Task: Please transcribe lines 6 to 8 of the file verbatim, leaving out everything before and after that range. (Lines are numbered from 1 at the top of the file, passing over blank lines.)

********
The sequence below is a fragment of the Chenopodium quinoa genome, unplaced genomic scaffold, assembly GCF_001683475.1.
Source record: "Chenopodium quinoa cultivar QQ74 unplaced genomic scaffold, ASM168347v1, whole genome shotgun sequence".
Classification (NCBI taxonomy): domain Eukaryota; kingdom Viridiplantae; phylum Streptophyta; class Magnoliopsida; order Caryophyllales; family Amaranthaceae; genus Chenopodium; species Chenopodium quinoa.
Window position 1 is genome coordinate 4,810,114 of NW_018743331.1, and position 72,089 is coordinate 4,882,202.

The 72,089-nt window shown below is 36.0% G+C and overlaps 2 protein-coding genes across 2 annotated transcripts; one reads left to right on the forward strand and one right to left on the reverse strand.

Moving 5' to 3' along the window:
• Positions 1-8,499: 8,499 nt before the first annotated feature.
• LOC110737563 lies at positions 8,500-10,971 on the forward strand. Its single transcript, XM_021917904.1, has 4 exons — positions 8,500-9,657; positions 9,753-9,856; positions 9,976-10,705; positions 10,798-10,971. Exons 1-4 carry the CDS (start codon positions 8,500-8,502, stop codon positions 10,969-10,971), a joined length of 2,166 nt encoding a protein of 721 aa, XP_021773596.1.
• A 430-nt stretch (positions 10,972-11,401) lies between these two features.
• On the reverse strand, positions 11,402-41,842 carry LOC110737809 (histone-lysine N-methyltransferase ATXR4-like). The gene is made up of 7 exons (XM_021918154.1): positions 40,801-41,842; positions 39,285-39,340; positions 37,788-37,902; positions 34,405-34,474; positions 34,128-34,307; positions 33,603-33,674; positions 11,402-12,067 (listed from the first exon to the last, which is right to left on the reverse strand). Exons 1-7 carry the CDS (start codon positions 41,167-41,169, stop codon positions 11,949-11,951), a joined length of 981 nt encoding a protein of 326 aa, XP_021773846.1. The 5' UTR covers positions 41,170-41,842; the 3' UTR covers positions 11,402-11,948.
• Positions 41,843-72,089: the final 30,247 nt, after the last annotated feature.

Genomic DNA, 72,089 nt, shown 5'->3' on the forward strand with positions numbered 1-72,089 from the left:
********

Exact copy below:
Moving 5' to 3' along the window:
• Positions 1-8,499: 8,499 nt before the first annotated feature.
• LOC110737563 lies at positions 8,500-10,971 on the forward strand. Its single transcript, XM_021917904.1, has 4 exons — positions 8,500-9,657; positions 9,753-9,856; positions 9,976-10,705; positions 10,798-10,971. Exons 1-4 carry the CDS (start codon positions 8,500-8,502, stop codon positions 10,969-10,971), a joined length of 2,166 nt encoding a protein of 721 aa, XP_021773596.1.